Regulation or “EMIR.” EMIR entered into force on August 16, 2012. ESMA and
the European Commission continue to develop technical standards on
implementation. EMIR is currently in its Level 2 implementation phase, with
recent consultations coming from ESMA and other ESAs.
Notably, EMIR calls for:
• All OTC derivative contracts considered ‘eligible’, entered into between any
financial and certain non-financial counterparties (subject to conditions), will
be required to be cleared by a CCP;
• All OTC derivative contracts not considered ‘eligible’ shall be subject to risk
mitigation requirements, including the exchange of collateral or a
proportionate holding of capital;
• Counterparties to an OTC derivatives trade (cleared or not) shall report
details of that trade to a trade repository;
• CCPs shall be subject to registration and prudential and conduct of business
• Trade repositories shall be subject to conduct of business regulation.
European Market Infrastructure
In November 2011, European negotiators reached an agreement on an EU
Regulation on Short Selling and certain aspects of credit default swaps. The
regulation, which entered into force on November 1, 2012, was designed to
establish a common regulatory framework and ensure greater coordination and
consistency between Member States. Among other items, the new regulation:
1. Requires public disclosure of short positions over a certain threshold
2. Requires parties entering into a short sale to have borrowed the instruments,
entered into an agreement to borrow them, or made other arrangements to
ensure they can be borrowed in time to cover the deal.
3. Requires notification of significant positions in credit default swaps that relate to
EU sovereign debt issuers.
4. Provides competent authorities with temporary power to require greater
transparency or impose certain restrictions on short selling and credit default
Both ESMA and the European Commission were to conduct a review of the Short
Selling Regulation by the end of June 2013. ESMA released its findings on June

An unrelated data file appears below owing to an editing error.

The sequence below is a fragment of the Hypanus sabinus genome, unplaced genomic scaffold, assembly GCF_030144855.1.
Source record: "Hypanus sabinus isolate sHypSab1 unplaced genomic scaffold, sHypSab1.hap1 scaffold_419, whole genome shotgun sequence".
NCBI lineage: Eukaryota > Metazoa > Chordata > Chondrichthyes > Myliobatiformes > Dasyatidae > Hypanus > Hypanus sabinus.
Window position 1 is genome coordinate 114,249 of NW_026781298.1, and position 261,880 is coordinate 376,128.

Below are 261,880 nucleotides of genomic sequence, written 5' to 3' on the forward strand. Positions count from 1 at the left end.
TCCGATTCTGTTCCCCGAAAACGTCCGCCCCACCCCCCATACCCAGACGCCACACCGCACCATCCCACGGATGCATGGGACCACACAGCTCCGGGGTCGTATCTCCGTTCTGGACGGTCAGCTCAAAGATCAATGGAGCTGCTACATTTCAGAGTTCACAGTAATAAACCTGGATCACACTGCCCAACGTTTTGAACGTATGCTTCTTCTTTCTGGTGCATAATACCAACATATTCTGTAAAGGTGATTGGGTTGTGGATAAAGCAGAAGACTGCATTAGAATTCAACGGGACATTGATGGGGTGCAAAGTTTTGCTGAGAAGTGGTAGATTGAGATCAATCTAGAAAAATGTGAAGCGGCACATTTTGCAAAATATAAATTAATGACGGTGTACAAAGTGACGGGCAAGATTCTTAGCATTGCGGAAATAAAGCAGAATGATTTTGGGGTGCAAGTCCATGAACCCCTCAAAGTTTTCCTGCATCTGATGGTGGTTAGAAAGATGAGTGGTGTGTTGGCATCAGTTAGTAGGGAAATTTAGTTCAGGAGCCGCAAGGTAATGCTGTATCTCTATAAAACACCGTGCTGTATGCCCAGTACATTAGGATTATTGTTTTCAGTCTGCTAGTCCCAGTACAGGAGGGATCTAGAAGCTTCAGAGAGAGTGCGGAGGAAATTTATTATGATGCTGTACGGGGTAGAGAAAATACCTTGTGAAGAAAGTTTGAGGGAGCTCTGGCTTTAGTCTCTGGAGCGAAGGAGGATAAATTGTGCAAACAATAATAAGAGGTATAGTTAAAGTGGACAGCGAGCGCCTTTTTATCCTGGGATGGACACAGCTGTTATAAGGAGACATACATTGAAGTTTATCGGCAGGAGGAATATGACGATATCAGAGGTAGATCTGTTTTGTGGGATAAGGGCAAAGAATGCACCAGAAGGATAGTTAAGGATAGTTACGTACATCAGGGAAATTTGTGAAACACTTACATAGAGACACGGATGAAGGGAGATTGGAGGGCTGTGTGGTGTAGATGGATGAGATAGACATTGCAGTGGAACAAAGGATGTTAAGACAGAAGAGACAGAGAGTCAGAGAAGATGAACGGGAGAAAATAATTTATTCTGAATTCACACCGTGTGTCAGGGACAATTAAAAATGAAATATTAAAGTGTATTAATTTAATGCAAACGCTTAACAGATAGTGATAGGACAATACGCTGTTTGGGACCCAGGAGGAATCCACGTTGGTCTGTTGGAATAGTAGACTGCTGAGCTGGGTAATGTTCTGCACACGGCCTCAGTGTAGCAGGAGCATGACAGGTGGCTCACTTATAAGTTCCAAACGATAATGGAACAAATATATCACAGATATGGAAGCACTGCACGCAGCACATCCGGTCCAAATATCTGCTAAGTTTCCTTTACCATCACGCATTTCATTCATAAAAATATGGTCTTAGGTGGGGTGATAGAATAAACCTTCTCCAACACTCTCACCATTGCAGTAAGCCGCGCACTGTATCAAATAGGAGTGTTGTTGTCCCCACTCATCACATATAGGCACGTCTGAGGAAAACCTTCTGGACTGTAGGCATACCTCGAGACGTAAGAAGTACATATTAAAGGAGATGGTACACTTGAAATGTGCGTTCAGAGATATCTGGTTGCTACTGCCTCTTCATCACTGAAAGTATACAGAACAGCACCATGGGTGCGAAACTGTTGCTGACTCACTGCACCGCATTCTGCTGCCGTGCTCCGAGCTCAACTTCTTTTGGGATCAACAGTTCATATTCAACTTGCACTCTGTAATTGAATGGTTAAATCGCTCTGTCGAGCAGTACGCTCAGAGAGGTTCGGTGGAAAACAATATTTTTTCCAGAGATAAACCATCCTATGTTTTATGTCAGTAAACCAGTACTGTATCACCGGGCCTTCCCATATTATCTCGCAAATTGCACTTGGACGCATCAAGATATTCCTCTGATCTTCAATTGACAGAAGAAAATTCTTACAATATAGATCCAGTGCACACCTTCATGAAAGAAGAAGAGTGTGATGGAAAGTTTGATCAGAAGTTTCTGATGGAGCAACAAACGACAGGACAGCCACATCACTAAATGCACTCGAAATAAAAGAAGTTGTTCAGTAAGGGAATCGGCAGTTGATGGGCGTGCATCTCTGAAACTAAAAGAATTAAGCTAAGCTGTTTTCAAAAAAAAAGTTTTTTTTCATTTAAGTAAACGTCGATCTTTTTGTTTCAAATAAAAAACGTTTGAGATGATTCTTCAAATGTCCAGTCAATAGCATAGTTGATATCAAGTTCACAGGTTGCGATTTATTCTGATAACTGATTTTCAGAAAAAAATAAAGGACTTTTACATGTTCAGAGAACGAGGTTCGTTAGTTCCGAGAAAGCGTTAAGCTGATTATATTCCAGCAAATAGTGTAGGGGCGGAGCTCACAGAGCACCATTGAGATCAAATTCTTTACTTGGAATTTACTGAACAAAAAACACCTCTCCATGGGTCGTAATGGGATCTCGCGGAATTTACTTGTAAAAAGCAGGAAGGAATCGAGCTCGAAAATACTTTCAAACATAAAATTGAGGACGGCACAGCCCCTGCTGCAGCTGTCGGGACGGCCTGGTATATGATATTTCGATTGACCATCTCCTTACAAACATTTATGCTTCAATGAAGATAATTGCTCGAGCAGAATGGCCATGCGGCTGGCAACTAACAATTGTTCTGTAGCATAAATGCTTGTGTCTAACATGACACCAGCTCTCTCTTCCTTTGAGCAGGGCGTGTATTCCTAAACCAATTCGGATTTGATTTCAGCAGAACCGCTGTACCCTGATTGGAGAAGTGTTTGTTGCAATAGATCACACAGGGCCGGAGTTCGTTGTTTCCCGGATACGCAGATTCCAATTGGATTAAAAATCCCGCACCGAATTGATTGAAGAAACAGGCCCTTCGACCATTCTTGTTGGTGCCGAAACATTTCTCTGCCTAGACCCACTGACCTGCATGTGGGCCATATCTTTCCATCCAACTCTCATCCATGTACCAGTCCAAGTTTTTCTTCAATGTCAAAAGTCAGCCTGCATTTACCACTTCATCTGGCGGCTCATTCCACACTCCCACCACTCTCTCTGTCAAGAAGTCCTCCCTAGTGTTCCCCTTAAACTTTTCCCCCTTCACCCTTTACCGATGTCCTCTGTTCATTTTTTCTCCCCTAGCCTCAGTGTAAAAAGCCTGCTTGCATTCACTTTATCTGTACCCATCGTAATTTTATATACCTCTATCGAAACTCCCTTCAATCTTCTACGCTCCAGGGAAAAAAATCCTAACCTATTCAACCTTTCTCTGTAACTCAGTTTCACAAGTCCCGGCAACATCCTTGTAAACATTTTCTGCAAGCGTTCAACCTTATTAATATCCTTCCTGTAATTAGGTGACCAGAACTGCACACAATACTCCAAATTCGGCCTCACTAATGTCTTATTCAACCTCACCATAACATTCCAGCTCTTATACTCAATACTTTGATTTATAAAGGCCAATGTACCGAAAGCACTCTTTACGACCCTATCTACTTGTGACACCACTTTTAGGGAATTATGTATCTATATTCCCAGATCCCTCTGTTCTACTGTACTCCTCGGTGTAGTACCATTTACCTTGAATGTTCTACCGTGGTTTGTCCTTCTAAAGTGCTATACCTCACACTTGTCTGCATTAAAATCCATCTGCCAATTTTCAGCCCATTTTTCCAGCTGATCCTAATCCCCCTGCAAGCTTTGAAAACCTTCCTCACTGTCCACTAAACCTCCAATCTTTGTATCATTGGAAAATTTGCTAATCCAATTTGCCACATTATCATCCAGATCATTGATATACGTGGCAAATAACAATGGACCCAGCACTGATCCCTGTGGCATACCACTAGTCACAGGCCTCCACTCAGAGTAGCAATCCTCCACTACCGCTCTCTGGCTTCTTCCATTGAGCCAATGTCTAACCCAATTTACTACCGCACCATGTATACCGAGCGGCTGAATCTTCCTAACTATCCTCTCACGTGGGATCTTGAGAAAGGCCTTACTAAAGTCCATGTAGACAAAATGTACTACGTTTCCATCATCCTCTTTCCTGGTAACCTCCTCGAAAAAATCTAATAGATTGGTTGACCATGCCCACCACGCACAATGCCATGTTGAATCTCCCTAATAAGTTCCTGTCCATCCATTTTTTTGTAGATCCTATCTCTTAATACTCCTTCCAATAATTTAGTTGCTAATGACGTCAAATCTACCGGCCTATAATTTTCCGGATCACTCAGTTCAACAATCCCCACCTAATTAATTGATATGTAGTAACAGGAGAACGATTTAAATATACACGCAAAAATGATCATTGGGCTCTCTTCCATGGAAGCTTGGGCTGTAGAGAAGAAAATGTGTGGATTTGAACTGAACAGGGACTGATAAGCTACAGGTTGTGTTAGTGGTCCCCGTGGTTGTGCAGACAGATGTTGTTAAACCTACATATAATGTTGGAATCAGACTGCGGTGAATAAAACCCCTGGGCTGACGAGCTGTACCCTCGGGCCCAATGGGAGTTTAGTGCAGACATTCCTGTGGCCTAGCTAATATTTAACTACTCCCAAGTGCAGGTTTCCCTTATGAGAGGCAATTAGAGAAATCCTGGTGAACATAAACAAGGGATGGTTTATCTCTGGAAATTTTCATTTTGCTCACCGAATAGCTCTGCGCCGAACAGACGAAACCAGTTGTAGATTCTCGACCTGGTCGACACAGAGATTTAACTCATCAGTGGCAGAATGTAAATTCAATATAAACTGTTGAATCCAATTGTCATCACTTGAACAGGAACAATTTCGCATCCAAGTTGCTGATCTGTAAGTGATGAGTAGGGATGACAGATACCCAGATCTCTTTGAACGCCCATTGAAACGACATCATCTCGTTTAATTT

3, 2013; ultimately, it did not recommend significant changes to the regulation.
As of publication, the European Commission has yet to release its review of the
Short Selling Regulation. More information on EU short selling regulation can be
Short Selling Regulation
The Markets in Financial Instruments Directive (MiFID) came into force in November 2007. It
replaced and expanded the Investment Services Directive. Its objective was to increase the integration
and efficiency of EU financial markets.
MiFID established a common regulatory framework for investment services in financial instruments
across the EU and for the operation of regulated markets by market operators.
The European Commission is currently reviewing the MiFID framework. In October 2011, the European
Commission adopted proposals for (i) a revised Directive and (ii) a new Regulation (MiFIR). Both the
European Parliament and Council of the EU have approved their respective reports on the MiFID
proposal and are currently (September 2013) engaged in trialogue with the European Commission.
Between them, these proposals:
• Extend the existing regulatory framework both in terms of instruments and firms covered, so that,
for example, certain commodity trading firms will fall within scope of the regime;
• Impose regulatory requirements on firms undertaking algorithmic trading (including HFT);
• Impose position limits on the trading of commodity derivatives;
• Impose restrictions on third country firms providing services in the EU;
• Introduce enhanced corporate governance requirements for investment firms; and
• Introduce enhanced pre- and post-trade transparency provisions in respect of both equities and
More information about MiFID and MiFIR is available here.
Markets in Financial Instruments Directive
In May 2001, the European Commission proposed a directive to
address insider dealing and market manipulation within the EU. The
Market Abuse Directive (MAD) aimed to enhance the integrity of
European markets by implementing common standards throughout all
Currently (September 2013), negotiations among the European
Parliament, Council of the EU, and the European Commission are
close to finishing.
More information on MAD available here.
Market Abuse Directive (MAD)
Council of the European Union
European Securities and Market
European Banking Authority (EBA)
European Insurance and Occupational
Pensions Authority (EIOPA)
European Systemic Risk Board
European Central Bank